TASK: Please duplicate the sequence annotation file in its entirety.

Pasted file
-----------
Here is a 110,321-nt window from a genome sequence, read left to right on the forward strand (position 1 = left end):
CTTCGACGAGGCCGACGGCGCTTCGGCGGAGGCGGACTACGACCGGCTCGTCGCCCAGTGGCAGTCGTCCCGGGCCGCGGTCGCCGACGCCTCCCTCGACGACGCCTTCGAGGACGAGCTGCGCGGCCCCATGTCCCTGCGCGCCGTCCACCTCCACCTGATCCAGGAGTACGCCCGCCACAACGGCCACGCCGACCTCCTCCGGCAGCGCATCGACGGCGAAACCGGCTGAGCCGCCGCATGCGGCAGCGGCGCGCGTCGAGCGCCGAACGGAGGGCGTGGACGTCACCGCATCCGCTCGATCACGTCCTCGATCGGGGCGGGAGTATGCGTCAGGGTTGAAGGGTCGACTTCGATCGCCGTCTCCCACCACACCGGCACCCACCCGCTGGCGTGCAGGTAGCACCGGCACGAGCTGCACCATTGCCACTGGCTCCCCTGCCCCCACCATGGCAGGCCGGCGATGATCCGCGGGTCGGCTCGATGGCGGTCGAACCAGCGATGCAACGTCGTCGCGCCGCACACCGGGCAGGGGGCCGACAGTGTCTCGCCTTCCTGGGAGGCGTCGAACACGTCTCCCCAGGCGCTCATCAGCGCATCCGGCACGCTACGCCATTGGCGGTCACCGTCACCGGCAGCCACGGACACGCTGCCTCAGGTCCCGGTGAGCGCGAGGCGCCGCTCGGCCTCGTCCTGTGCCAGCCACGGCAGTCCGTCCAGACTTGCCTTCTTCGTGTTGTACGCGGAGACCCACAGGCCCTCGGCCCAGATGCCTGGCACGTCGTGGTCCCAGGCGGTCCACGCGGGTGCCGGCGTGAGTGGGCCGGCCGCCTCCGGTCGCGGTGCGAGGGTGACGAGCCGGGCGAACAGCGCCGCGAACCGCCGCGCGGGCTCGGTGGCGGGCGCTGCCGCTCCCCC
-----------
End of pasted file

Here is a 110,321-nt window from a genome sequence, read left to right on the forward strand (position 1 = left end):
CTTCGACGAGGCCGACGGCGCTTCGGCGGAGGCGGACTACGACCGGCTCGTCGCCCAGTGGCAGTCGTCCCGGGCCGCGGTCGCCGACGCCTCCCTCGACGACGCCTTCGAGGACGAGCTGCGCGGCCCCATGTCCCTGCGCGCCGTCCACCTCCACCTGATCCAGGAGTACGCCCGCCACAACGGCCACGCCGACCTCCTCCGGCAGCGCATCGACGGCGAAACCGGCTGAGCCGCCGCATGCGGCAGCGGCGCGCGTCGAGCGCCGAACGGAGGGCGTGGACGTCACCGCATCCGCTCGATCACGTCCTCGATCGGGGCGGGAGTATGCGTCAGGGTTGAAGGGTCGACTTCGATCGCCGTCTCCCACCACACCGGCACCCACCCGCTGGCGTGCAGGTAGCACCGGCACGAGCTGCACCATTGCCACTGGCTCCCCTGCCCCCACCATGGCAGGCCGGCGATGATCCGCGGGTCGGCTCGATGGCGGTCGAACCAGCGATGCAACGTCGTCGCGCCGCACACCGGGCAGGGGGCCGACAGTGTCTCGCCTTCCTGGGAGGCGTCGAACACGTCTCCCCAGGCGCTCATCAGCGCATCCGGCACGCTACGCCATTGGCGGTCACCGTCACCGGCAGCCACGGACACGCTGCCTCAGGTCCCGGTGAGCGCGAGGCGCCGCTCGGCCTCGTCCTGTGCCAGCCACGGCAGTCCGTCCAGACTTGCCTTCTTCGTGTTGTACGCGGAGACCCACAGGCCCTCGGCCCAGATGCCTGGCACGTCGTGGTCCCAGGCGGTCCACGCGGGTGCCGGCGTGAGTGGGCCGGCCGCCTCCGGTCGCGGTGCGAGGGTGACGAGCCGGGCGAACAGCGCCGCGAACCGCCGCGCGGGCTCGGTGGCGGGCGCTGCCGCTCCCCC